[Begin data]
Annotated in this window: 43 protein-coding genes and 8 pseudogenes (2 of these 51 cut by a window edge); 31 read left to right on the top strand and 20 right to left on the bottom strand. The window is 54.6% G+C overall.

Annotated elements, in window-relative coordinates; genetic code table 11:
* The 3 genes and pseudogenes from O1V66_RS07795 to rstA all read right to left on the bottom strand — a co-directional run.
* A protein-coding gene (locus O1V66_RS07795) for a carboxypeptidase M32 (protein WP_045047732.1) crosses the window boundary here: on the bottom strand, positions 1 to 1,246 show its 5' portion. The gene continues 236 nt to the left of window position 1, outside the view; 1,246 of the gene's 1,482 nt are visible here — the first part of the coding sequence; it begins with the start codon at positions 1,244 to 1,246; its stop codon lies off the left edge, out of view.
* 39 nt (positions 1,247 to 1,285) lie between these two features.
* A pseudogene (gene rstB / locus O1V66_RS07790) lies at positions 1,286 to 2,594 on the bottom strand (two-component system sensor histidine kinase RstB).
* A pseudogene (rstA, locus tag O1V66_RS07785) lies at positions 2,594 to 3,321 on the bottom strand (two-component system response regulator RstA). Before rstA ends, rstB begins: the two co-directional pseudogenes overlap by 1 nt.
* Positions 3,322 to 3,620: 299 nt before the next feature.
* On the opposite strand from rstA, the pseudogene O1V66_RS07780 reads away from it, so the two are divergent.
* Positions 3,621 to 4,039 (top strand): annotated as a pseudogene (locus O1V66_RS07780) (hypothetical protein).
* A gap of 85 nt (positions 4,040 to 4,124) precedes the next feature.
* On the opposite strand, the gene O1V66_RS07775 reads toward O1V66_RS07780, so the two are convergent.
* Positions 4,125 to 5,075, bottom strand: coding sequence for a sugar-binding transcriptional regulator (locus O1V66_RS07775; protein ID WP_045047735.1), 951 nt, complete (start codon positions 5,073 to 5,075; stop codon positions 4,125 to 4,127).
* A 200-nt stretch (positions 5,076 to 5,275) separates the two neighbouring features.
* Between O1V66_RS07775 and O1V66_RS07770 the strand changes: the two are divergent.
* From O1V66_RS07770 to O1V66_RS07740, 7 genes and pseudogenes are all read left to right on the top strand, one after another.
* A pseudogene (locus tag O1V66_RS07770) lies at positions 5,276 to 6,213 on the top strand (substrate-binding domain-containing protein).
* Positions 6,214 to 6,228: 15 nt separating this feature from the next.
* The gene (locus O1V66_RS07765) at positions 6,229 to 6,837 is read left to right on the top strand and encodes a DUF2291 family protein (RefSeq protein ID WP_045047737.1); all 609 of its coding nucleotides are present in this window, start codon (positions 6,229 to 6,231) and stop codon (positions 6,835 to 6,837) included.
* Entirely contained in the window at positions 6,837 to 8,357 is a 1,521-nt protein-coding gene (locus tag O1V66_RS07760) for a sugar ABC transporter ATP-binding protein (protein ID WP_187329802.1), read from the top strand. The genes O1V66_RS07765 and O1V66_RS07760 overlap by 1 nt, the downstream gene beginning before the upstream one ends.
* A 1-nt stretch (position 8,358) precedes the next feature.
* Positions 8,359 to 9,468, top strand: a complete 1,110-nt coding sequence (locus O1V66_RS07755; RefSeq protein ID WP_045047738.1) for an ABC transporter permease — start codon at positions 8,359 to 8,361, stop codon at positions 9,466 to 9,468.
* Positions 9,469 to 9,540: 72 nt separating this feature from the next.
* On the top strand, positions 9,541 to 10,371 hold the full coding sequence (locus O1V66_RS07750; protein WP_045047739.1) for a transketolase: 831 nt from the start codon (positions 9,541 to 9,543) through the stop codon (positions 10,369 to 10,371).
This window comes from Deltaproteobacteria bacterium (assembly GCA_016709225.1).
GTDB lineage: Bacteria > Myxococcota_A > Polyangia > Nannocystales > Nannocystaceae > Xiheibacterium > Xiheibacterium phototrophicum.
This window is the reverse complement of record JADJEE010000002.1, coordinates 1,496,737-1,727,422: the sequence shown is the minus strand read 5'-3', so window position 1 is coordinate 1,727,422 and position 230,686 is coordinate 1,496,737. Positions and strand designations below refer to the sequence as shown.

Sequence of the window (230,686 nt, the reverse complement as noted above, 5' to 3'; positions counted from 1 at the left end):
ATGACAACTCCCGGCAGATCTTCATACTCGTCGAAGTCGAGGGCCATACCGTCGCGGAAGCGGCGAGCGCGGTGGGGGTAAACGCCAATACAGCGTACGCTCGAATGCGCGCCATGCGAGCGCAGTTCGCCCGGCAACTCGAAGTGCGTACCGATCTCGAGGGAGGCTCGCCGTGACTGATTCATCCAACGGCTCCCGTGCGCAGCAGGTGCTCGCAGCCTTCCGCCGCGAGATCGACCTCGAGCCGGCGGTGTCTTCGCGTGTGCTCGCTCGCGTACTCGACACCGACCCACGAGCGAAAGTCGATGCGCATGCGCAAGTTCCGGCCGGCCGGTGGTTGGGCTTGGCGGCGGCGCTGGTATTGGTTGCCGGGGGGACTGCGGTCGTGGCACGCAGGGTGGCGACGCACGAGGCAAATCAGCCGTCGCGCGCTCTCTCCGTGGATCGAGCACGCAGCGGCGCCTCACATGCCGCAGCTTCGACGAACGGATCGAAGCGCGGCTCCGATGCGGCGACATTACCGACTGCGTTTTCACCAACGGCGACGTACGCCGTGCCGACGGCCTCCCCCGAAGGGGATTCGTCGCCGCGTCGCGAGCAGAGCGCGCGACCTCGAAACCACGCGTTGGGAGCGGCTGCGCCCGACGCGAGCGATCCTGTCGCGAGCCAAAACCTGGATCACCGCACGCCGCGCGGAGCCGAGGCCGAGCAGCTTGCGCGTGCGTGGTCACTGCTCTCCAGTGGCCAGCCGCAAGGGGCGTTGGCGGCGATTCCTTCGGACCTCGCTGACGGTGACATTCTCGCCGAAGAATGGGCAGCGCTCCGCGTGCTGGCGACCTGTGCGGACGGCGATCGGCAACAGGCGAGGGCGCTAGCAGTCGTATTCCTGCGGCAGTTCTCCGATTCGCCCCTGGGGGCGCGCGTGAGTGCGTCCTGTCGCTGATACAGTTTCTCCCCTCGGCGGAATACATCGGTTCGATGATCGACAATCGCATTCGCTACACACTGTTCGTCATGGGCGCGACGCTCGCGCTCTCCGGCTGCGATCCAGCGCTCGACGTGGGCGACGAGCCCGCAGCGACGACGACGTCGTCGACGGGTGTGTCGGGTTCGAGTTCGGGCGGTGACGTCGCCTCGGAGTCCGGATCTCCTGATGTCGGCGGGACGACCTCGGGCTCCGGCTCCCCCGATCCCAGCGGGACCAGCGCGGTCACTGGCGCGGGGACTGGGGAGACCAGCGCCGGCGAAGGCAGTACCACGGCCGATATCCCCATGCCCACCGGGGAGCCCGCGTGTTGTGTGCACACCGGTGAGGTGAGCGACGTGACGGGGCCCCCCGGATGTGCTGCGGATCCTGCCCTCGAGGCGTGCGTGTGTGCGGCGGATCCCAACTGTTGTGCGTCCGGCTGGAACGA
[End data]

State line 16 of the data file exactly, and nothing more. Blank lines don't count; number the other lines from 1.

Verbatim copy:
* From O1V66_RS07770 to O1V66_RS07740, 7 genes and pseudogenes are all read left to right on the top strand, one after another.